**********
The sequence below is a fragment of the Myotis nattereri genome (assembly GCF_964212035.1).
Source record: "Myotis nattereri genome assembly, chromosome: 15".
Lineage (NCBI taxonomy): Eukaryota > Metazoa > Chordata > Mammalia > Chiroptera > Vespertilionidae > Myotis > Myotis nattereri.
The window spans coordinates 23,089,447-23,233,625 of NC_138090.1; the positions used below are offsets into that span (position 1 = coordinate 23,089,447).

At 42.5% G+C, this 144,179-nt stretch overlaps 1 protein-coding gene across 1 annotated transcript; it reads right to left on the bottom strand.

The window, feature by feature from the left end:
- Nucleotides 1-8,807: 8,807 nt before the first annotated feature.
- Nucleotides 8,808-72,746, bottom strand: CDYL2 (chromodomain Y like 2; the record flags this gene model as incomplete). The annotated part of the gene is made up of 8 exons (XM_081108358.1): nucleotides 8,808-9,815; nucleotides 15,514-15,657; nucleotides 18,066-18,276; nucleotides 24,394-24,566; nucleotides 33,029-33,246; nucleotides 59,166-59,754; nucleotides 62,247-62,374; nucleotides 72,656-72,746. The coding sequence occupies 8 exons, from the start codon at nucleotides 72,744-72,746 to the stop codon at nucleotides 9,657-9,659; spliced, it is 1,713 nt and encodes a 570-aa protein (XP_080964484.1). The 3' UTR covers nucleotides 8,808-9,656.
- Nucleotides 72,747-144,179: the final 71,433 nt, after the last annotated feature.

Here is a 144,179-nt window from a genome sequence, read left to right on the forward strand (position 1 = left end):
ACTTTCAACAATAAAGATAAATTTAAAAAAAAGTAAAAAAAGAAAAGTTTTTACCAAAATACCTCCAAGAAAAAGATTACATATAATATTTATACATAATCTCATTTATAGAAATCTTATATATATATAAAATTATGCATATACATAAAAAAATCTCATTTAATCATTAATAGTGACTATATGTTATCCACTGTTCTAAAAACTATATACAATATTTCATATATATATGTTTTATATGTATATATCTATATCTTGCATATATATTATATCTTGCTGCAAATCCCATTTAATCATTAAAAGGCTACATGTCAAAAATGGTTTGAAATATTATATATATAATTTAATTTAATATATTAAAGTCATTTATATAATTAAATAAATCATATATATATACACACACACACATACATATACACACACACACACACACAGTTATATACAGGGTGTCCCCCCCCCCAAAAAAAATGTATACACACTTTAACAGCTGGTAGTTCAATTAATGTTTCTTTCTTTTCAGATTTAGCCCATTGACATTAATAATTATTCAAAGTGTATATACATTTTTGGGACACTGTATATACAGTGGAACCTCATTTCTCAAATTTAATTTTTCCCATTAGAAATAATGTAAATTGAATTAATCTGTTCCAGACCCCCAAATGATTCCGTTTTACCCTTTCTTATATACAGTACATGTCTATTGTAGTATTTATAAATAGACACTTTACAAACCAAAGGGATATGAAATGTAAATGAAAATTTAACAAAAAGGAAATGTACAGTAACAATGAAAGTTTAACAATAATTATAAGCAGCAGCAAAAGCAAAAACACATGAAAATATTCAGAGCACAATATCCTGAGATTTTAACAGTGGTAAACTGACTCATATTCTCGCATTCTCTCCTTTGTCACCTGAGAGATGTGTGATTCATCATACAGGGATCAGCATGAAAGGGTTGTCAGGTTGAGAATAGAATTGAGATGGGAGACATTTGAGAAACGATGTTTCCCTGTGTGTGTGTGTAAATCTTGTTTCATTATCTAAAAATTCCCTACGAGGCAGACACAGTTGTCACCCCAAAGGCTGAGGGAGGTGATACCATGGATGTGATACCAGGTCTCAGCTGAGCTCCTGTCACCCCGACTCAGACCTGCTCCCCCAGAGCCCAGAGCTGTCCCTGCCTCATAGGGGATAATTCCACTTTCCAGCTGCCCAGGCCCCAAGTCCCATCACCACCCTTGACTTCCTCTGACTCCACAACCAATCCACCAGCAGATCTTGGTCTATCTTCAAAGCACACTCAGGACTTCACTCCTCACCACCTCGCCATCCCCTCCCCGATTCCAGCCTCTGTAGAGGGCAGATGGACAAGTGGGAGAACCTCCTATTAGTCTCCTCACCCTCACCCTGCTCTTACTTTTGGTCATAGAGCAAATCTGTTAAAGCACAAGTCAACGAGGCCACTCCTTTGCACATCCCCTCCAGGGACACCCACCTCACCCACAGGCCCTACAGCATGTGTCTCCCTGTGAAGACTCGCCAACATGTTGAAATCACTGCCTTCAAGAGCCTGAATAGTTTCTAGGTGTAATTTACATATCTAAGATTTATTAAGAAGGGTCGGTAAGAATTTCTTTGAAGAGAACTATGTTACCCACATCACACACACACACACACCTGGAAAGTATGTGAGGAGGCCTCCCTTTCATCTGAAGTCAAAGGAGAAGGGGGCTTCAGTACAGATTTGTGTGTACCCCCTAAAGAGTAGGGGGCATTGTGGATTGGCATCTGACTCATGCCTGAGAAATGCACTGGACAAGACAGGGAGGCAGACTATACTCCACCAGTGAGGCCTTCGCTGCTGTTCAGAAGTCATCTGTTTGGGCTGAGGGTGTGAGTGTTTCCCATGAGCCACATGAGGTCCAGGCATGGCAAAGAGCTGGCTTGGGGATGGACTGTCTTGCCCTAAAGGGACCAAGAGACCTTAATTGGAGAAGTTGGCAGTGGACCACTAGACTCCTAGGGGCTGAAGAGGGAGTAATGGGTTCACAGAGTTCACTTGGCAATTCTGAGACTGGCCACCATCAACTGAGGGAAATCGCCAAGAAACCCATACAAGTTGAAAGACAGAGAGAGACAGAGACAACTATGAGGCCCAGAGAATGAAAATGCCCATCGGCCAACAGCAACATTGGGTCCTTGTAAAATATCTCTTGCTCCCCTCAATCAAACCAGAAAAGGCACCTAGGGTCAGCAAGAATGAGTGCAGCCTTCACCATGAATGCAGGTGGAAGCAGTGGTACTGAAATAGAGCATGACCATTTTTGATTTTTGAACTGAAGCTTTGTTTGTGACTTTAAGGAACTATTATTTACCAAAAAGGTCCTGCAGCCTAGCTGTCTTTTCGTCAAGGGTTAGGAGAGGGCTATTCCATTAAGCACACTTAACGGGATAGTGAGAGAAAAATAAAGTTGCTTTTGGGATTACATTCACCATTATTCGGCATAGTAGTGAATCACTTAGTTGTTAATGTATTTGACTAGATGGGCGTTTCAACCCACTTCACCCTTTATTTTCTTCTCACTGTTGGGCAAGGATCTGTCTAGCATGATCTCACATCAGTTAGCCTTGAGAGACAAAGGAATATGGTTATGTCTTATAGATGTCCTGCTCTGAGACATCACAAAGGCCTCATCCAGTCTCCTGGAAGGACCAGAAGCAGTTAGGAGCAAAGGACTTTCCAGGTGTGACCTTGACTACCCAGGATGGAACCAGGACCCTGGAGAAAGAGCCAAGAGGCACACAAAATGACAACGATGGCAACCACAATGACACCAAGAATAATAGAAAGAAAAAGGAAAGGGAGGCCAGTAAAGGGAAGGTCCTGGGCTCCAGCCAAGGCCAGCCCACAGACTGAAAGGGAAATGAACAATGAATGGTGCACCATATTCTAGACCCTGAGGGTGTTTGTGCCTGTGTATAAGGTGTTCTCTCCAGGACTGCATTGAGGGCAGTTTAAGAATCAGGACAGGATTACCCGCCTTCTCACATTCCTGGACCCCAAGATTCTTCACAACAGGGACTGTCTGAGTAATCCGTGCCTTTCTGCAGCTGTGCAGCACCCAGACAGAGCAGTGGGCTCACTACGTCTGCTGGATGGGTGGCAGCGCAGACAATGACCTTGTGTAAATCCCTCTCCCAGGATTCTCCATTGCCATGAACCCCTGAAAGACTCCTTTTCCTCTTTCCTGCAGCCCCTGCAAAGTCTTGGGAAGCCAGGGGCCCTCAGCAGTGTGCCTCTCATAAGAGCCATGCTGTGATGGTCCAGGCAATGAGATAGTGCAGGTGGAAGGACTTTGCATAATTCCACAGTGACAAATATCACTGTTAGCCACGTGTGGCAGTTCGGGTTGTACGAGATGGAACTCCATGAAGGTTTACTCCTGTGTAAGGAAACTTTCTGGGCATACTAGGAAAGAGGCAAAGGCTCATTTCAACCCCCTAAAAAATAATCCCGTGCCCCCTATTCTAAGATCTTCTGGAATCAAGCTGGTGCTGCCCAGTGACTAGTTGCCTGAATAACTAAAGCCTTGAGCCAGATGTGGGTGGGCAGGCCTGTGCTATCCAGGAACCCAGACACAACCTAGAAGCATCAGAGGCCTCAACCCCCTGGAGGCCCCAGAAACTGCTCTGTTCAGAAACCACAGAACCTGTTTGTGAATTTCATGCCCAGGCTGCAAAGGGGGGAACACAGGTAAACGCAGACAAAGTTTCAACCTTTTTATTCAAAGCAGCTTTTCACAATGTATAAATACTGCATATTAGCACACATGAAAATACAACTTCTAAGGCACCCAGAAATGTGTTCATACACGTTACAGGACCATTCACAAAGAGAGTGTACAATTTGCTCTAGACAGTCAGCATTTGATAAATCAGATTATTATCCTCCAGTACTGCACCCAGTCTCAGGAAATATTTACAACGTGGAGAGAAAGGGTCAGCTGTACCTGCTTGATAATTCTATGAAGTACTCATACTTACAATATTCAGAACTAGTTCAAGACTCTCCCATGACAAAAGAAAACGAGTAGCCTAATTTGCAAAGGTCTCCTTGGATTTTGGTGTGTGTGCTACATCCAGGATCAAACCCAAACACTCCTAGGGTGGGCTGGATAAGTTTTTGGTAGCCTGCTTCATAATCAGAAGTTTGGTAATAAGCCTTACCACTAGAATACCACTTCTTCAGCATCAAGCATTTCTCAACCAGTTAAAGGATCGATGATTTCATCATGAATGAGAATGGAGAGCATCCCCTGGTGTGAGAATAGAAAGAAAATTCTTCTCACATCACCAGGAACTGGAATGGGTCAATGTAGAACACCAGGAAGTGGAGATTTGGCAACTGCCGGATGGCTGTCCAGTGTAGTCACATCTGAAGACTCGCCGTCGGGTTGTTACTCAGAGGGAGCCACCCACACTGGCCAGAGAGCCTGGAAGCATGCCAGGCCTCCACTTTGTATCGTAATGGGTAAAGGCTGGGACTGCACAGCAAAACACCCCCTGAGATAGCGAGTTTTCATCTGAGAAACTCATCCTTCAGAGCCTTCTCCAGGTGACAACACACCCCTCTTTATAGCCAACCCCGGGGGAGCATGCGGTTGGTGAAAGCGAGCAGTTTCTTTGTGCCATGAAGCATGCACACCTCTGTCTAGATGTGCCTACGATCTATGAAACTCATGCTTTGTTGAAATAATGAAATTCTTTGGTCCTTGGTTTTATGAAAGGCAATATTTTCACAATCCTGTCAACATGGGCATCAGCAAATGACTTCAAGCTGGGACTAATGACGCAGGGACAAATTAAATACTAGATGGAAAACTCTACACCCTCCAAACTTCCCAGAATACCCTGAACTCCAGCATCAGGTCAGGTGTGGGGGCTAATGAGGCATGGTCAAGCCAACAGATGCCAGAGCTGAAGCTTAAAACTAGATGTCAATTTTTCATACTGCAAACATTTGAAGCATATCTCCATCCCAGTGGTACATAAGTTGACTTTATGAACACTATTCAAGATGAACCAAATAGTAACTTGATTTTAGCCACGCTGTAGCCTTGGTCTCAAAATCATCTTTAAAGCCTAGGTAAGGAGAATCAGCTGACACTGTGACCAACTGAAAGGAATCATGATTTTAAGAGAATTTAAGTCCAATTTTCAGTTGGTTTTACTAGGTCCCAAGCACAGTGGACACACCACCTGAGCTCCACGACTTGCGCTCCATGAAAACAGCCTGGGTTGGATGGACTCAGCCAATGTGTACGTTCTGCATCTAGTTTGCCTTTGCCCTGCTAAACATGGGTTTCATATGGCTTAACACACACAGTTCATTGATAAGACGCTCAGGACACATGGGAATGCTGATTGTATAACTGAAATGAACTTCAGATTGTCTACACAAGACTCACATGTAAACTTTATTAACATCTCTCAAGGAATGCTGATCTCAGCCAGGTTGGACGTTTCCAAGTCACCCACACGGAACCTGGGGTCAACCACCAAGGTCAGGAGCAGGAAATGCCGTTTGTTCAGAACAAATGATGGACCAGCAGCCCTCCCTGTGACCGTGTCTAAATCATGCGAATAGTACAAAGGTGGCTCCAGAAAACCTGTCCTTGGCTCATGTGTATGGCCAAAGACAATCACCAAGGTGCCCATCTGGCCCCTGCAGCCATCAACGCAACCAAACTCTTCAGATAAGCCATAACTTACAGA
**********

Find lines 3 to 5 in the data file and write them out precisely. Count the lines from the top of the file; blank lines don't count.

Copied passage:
Lineage (NCBI taxonomy): Eukaryota > Metazoa > Chordata > Mammalia > Chiroptera > Vespertilionidae > Myotis > Myotis nattereri.
The window spans coordinates 23,089,447-23,233,625 of NC_138090.1; the positions used below are offsets into that span (position 1 = coordinate 23,089,447).

At 42.5% G+C, this 144,179-nt stretch overlaps 1 protein-coding gene across 1 annotated transcript; it reads right to left on the bottom strand.